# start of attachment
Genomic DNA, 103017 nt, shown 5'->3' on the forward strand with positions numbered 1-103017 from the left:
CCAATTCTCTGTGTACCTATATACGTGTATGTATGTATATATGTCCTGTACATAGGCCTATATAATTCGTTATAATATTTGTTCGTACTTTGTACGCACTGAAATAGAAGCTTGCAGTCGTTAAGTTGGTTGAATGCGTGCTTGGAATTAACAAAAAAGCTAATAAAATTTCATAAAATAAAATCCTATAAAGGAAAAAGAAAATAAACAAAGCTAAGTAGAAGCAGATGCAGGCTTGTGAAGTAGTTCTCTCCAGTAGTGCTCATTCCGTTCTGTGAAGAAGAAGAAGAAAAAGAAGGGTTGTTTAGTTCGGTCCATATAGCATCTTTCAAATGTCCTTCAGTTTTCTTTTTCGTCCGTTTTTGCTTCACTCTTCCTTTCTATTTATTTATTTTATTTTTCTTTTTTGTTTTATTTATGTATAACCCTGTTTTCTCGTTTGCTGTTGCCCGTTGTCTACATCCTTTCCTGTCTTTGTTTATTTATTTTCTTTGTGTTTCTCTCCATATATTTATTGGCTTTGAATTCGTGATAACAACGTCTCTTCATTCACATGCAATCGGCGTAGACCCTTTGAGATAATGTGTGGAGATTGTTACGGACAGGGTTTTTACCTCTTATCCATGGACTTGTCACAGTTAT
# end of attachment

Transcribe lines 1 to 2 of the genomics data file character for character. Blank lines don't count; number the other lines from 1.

Genomic DNA, 103017 nt, shown 5'->3' on the forward strand with positions numbered 1-103017 from the left:
CCAATTCTCTGTGTACCTATATACGTGTATGTATGTATATATGTCCTGTACATAGGCCTATATAATTCGTTATAATATTTGTTCGTACTTTGTACGCACTGAAATAGAAGCTTGCAGTCGTTAAGTTGGTTGAATGCGTGCTTGGAATTAACAAAAAAGCTAATAAAATTTCATAAAATAAAATCCTATAAAGGAAAAAGAAAATAAACAAAGCTAAGTAGAAGCAGATGCAGGCTTGTGAAGTAGTTCTCTCCAGTAGTGCTCATTCCGTTCTGTGAAGAAGAAGAAGAAAAAGAAGGGTTGTTTAGTTCGGTCCATATAGCATCTTTCAAATGTCCTTCAGTTTTCTTTTTCGTCCGTTTTTGCTTCACTCTTCCTTTCTATTTATTTATTTTATTTTTCTTTTTTGTTTTATTTATGTATAACCCTGTTTTCTCGTTTGCTGTTGCCCGTTGTCTACATCCTTTCCTGTCTTTGTTTATTTATTTTCTTTGTGTTTCTCTCCATATATTTATTGGCTTTGAATTCGTGATAACAACGTCTCTTCATTCACATGCAATCGGCGTAGACCCTTTGAGATAATGTGTGGAGATTGTTACGGACAGGGTTTTTACCTCTTATCCATGGACTTGTCACAGTTAT